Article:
Blindfolded and waving a spiked morning star around like a swirling madman, I manage to get into a fight with two other slaves, killing them both. Both have skill scores of at least 8, and because this game has no food and no other means to heal up your character thus far, my powerful stamina score of 22 is now down to a mere 10. You want to know a secret? I actually planned to play through this book a few weeks earlier. During this same blindfolded combat sequence, I tried to trip up one of the other competitors - which for me shot with arrows by the guards for my trouble, instant-death. So I scrapped that play-through and decided to do it later instead.

It's only at this stage do I get to regain any stamina - a puny four points - as I'm lead to my final match against the only other surviving competitor, who is suitably named the 'Southerner'. See, some books would give me a name for the character or something, but not this one. Names are for the weak. This man is not weak, he has a skill of ten. I whomp him over the head with his skill score of ten until I eventually beat him, emerging from this entire silly gladiatorial games as a mighty victor!

Without any real chance to celebrate or be praised as a mighty warrior who crushes all that stand before me (seriously, I could use some praise and adulation here, folks), I'm shipped off to Fang, under constant close watch from Lord Carnuss' men. And y'know what? They STILL don't give me any meals for my journey into the dungeon!! Aaargh!!  I get introduced to Carnuss' brother, the infamous Baron Sukkumvit (really, why is Lord Carnuss described as the 'evil brother'? Seems they're both a bit on the crazy evil side if you ask me!) and off I go into the Trial of Champions.

The very first thing I see in the dungeon is a door, with a sign reading "Keep Out" next to it. Naturally, I do what any self-respecting adventurer would do and head straight through this door. What do I find inside? A fire-breathing hell hound which tries to burn me to death and eat me, of course. Evidently curiosity did kill the cat. Still I kill it, find a gold ring in a mass of straw in the back corner of the room, and head on down the corridor.

Don't know about you, but
I'd sure want to come back!
I am soon parted from my golden ring though (No, they stole my precious!) when I come to a bridge across a large chasm. A sigh demands that I place some gold in a box, and not wanting to risk angering the bridge and possibly wind up facing a vicious Bridge Golem, I drop the ring into the box and toddle along on my way. I soon come to a small table. It has a hole cut into it, and the words "One is on and two is gone" written on it.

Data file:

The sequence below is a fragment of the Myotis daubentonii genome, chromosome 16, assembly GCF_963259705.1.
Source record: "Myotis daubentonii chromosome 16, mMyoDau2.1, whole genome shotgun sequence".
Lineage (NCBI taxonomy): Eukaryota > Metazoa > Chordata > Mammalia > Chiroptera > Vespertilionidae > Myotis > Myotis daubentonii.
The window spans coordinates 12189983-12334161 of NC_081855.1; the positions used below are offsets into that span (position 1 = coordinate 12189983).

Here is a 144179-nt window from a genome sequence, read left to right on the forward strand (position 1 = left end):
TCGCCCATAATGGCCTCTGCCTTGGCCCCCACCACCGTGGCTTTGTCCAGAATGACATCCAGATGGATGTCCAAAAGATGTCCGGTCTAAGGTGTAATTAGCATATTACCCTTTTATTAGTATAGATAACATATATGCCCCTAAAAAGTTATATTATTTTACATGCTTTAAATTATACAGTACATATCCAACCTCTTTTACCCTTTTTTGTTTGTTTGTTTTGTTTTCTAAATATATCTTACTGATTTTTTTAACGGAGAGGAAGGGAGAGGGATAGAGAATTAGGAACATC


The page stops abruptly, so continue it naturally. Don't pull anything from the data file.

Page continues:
The book asks if I wish to reach into the hole. Figuring I'd look awesome with a steel hook for a hand, I stick my hand in and find two buttons inside. One is clearly marked '1' and the other '2'. I hit the '1' because I don't much want my hand to be 'gone'. Amazingly enough, it works. The wall slides aside, letting me continue along my way.

The next room I have the chance of entering has a broom nailed to it. I step inside, and encounter a witch. I know that she is a witch, because she is standing at a giant bubbling cauldron, and is throwing rats and slugs into it. Good to know witches aren't being typecast or anything. She looks up at me, sends two vampire bats to me, and makes herself vanish in a puff of smoke. I admit, it would be funnier if she had attacked me with two bats herself (preferably duel-wielding cricket bats - old ladies wielding blunt force weapons tends to be one of the funniest things in the world), but what can ya do, eh?

I manage to knock the two bats out of the way, and the book tells me that I dump their bodies in the cauldron, for some reason or other. I'm then given the chance to explore the room, during which I find a rather unusual box, unusual because it has the face of one of the other Trial of Champion contestants on its lid. The moment I pick up the box, I am pulled into it, freeing the adventurer that was trapped within.

Maybe the best fate for all mimes...
The book asks me to test my luck, which due to being so terribly low, I fail. I assume that a lucky roll would mean that another adventurer would later come around and open the box, freeing me a la 13 Ghosts of Scooby Doo. But with my lack of luck, I am sealed inside the box forever-more, doomed to be a rather unlike-able piece of furniture.

Truly, a tragic end for such a noble adventure.